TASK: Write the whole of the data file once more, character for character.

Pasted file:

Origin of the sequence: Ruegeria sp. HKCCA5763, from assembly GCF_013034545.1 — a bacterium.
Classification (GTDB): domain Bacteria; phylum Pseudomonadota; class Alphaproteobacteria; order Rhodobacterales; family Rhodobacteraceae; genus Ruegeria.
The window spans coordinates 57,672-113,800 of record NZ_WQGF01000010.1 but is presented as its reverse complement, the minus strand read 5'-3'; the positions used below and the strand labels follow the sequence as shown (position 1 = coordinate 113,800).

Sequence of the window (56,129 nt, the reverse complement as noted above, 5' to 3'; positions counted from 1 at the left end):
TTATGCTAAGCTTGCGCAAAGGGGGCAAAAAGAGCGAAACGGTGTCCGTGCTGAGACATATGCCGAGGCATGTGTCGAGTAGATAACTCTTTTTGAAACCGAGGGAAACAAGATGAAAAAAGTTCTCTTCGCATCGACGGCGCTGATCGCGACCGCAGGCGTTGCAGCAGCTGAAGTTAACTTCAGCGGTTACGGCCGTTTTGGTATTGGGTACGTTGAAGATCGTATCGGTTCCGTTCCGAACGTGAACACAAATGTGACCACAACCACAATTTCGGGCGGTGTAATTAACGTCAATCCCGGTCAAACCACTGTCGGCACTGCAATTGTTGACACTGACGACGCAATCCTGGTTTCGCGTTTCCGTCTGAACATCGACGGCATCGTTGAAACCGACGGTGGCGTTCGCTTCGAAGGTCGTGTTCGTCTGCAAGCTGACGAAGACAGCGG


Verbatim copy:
Origin of the sequence: Ruegeria sp. HKCCA5763, from assembly GCF_013034545.1 — a bacterium.
Classification (GTDB): domain Bacteria; phylum Pseudomonadota; class Alphaproteobacteria; order Rhodobacterales; family Rhodobacteraceae; genus Ruegeria.
The window spans coordinates 57,672-113,800 of record NZ_WQGF01000010.1 but is presented as its reverse complement, the minus strand read 5'-3'; the positions used below and the strand labels follow the sequence as shown (position 1 = coordinate 113,800).

Sequence of the window (56,129 nt, the reverse complement as noted above, 5' to 3'; positions counted from 1 at the left end):
TTATGCTAAGCTTGCGCAAAGGGGGCAAAAAGAGCGAAACGGTGTCCGTGCTGAGACATATGCCGAGGCATGTGTCGAGTAGATAACTCTTTTTGAAACCGAGGGAAACAAGATGAAAAAAGTTCTCTTCGCATCGACGGCGCTGATCGCGACCGCAGGCGTTGCAGCAGCTGAAGTTAACTTCAGCGGTTACGGCCGTTTTGGTATTGGGTACGTTGAAGATCGTATCGGTTCCGTTCCGAACGTGAACACAAATGTGACCACAACCACAATTTCGGGCGGTGTAATTAACGTCAATCCCGGTCAAACCACTGTCGGCACTGCAATTGTTGACACTGACGACGCAATCCTGGTTTCGCGTTTCCGTCTGAACATCGACGGCATCGTTGAAACCGACGGTGGCGTTCGCTTCGAAGGTCGTGTTCGTCTGCAAGCTGACGAAGACAGCGG